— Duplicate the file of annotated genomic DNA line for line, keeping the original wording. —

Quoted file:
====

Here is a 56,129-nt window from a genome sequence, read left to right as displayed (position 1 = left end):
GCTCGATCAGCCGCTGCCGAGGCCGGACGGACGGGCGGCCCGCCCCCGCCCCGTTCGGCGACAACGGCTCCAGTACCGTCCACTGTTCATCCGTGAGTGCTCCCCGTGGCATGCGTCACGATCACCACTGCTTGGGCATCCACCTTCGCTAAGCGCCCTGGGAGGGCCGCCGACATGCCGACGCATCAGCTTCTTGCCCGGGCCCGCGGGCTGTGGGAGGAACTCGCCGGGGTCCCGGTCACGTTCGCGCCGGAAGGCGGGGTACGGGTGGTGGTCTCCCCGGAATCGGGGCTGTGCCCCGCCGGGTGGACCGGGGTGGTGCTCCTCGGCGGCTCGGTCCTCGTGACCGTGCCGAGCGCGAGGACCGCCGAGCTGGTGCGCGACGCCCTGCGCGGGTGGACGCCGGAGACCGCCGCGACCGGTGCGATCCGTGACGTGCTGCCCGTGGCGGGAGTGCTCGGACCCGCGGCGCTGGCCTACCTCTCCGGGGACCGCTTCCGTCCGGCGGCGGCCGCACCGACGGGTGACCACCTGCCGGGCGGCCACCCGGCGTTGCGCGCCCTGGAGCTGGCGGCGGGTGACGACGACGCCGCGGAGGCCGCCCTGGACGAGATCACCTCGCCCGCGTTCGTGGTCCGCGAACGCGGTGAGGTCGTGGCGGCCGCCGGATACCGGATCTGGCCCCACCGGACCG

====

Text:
Here is a 56,129-nt window from a genome sequence, read left to right as displayed (position 1 = left end):
GCTCGATCAGCCGCTGCCGAGGCCGGACGGACGGGCGGCCCGCCCCCGCCCCGTTCGGCGACAACGGCTCCAGTACCGTCCACTGTTCATCCGTGAGTGCTCCCCGTGGCATGCGTCACGATCACCACTGCTTGGGCATCCACCTTCGCTAAGCGCCCTGGGAGGGCCGCCGACATGCCGACGCATCAGCTTCTTGCCCGGGCCCGCGGGCTGTGGGAGGAACTCGCCGGGGTCCCGGTCACGTTCGCGCCGGAAGGCGGGGTACGGGTGGTGGTCTCCCCGGAATCGGGGCTGTGCCCCGCCGGGTGGACCGGGGTGGTGCTCCTCGGCGGCTCGGTCCTCGTGACCGTGCCGAGCGCGAGGACCGCCGAGCTGGTGCGCGACGCCCTGCGCGGGTGGACGCCGGAGACCGCCGCGACCGGTGCGATCCGTGACGTGCTGCCCGTGGCGGGAGTGCTCGGACCCGCGGCGCTGGCCTACCTCTCCGGGGACCGCTTCCGTCCGGCGGCGGCCGCACCGACGGGTGACCACCTGCCGGGCGGCCACCCGGCGTTGCGCGCCCTGGAGCTGGCGGCGGGTGACGACGACGCCGCGGAGGCCGCCCTGGACGAGATCACCTCGCCCGCGTTCGTGGTCCGCGAACGCGGTGAGGTCGTGGCGGCCGCCGGATACCGGATCTGGCCCCACCGGACCG